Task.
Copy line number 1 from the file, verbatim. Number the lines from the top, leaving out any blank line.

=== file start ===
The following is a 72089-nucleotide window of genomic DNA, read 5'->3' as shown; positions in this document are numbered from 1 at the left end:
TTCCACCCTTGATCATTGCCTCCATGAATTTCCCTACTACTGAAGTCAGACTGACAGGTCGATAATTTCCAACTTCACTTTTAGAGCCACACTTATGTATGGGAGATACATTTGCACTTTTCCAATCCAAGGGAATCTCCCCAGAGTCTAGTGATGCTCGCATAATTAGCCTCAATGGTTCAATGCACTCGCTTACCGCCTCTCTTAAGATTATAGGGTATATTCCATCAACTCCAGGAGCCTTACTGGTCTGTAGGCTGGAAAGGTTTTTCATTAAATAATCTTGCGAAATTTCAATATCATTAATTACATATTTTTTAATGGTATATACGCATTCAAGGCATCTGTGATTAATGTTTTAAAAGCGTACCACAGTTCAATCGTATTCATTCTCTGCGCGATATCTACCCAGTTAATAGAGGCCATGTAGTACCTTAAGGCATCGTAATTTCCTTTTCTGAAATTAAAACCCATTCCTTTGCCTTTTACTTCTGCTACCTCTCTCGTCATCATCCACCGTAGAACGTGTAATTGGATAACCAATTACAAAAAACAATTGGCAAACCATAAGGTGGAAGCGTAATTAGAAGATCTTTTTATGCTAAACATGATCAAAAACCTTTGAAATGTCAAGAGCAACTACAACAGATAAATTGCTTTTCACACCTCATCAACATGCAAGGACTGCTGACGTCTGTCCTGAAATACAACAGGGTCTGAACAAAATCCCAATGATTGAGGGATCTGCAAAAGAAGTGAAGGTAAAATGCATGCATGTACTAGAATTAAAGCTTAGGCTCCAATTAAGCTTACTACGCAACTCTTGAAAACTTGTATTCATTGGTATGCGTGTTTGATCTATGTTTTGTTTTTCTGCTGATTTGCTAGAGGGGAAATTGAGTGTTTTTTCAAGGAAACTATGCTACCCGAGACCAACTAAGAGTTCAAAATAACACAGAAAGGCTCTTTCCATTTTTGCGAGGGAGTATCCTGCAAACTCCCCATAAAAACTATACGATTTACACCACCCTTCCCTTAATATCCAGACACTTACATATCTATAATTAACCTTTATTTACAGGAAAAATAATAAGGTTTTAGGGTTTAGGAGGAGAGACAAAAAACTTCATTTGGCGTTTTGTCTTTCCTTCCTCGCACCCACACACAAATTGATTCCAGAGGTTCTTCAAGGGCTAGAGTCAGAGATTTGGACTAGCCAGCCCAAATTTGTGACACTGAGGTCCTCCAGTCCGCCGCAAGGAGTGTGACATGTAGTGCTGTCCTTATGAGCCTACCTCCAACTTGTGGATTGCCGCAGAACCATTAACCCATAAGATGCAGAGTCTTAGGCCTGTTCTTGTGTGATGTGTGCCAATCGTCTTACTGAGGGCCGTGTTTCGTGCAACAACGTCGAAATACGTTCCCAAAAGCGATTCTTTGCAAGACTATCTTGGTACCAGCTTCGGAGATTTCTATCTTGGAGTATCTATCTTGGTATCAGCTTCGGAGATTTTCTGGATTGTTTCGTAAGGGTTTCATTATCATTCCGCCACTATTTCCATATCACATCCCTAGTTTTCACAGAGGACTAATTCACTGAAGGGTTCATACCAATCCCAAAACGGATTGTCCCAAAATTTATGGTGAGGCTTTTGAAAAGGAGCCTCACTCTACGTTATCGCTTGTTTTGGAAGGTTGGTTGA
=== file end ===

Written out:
The following is a 72089-nucleotide window of genomic DNA, read 5'->3' as shown; positions in this document are numbered from 1 at the left end: